* tchomby <tcho...@googlemail.com> [2009-02-27 11:35]:
> It's generally said that when using git it's best to break
> things up into many small repos, e.g. one per project, module,
> etc., rather than dumping it all into one big repo, and the
> same advice has been given about using git for your homedir. I
> can see why this is a good idea for source code, but for
> something like versioning your homedir I don't see it.

The point is that in git, if you change a single file somewhere
in a subdirectory, then all of the tree objects from the root
down up to the one containing that file object will change.
(Unchanged subtrees, in contrast, will be shared by commits.)

Now, when you ask for the history of a file, git has to work
through *all* of the commits and narrow down the list to those
commits in which that file changed. That’s what they mean when
they say that git tracks entire trees only, not files.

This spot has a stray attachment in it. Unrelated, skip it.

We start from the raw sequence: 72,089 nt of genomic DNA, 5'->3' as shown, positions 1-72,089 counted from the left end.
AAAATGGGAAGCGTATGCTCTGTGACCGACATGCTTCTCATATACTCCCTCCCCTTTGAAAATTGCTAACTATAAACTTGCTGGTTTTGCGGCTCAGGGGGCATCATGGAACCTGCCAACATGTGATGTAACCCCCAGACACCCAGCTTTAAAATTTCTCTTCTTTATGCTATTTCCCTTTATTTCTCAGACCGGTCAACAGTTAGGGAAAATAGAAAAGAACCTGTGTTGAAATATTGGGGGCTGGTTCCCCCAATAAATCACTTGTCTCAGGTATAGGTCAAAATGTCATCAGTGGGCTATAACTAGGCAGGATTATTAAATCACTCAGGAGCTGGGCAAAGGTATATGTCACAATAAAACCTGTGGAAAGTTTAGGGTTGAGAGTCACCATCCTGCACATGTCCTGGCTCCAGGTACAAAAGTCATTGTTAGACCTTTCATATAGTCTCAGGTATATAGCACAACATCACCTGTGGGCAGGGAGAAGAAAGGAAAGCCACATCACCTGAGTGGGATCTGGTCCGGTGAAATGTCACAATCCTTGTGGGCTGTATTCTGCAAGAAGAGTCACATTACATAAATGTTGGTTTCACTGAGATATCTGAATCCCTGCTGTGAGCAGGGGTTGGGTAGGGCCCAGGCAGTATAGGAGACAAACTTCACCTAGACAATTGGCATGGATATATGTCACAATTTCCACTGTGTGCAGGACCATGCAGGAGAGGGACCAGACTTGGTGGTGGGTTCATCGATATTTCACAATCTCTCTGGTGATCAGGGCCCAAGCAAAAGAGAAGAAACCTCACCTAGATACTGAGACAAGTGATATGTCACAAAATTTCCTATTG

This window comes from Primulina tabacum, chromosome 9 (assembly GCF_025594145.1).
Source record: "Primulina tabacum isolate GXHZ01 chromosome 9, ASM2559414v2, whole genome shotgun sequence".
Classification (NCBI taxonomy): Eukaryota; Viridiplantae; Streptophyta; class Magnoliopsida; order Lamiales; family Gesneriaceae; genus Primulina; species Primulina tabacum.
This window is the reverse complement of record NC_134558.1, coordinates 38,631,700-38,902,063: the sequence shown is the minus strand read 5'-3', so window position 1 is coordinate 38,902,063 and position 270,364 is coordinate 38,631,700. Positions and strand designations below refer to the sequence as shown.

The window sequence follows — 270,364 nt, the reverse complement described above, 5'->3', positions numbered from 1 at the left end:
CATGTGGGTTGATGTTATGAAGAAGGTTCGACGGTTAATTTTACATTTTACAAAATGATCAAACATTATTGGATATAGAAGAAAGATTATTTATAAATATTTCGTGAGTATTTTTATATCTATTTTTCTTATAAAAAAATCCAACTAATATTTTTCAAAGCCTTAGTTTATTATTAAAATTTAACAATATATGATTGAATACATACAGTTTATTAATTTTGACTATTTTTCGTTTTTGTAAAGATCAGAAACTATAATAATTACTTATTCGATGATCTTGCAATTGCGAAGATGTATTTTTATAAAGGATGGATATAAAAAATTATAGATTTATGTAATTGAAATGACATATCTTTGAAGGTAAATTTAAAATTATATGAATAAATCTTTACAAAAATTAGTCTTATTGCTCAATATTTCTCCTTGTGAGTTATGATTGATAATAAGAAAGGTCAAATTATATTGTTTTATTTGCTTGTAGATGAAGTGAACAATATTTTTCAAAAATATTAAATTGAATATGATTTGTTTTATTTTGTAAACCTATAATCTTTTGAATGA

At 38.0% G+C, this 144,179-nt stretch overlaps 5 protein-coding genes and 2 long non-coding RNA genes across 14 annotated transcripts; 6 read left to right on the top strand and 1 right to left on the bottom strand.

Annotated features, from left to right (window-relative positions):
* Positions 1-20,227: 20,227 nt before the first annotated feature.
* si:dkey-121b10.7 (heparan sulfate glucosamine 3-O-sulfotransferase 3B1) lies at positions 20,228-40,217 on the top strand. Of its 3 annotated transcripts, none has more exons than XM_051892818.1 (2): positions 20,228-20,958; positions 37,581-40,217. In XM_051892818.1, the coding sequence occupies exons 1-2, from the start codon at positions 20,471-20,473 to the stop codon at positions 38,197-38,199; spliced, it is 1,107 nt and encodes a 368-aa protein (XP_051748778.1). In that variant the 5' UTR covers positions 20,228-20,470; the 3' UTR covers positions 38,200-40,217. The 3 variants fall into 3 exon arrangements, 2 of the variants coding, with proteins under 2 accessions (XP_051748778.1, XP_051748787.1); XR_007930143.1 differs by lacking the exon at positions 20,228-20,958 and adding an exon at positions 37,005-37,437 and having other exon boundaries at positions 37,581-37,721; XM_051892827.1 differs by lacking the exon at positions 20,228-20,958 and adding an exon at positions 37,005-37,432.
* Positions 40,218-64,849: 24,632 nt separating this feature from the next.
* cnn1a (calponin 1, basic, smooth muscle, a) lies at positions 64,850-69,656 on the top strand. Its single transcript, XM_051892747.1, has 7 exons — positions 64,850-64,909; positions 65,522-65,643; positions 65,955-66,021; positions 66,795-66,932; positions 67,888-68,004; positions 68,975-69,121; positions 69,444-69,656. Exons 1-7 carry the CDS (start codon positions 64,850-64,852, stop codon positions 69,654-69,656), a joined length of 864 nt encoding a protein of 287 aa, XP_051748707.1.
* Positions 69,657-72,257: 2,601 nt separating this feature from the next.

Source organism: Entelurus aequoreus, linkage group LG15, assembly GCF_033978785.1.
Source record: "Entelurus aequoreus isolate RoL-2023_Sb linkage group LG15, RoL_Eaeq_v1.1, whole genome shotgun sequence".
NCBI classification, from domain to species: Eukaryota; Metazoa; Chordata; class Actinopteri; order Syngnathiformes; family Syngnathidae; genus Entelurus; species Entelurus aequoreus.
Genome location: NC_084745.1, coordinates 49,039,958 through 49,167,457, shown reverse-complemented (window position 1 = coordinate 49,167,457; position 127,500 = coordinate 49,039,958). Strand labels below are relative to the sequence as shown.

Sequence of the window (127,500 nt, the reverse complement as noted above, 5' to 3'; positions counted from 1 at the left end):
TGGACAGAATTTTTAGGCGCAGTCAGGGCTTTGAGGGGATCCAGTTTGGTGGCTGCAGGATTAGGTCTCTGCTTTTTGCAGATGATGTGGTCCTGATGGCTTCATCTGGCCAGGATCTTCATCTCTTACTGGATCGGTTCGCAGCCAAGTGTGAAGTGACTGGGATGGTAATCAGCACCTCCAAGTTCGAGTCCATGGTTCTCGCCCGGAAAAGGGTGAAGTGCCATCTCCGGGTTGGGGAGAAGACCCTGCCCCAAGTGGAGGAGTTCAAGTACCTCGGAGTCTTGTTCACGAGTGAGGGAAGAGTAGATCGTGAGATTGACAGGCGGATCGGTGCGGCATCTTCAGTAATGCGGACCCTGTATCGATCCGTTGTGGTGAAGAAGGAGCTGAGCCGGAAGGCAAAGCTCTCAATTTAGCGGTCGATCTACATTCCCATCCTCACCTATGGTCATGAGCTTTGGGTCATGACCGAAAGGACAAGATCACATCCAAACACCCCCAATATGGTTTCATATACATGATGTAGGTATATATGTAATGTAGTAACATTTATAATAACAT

If you have a huge repository, and you only make single unrelated
changes, then looking at the history of a single file will be
rather inefficient, because there will be lots of commits to
examine in which that file remains unchanged.

That is why it’s considered a good idea to break things down
along units of stuff that gets changed together rather than
throwing tons of unrelated crap into a single repository.

I’m not sure yet where I stand on the one repo vs many repos
question when it comes to homedirs.

Regards,
-- 
Aristotle Pagaltzis // <http://plasmasturm.org/>
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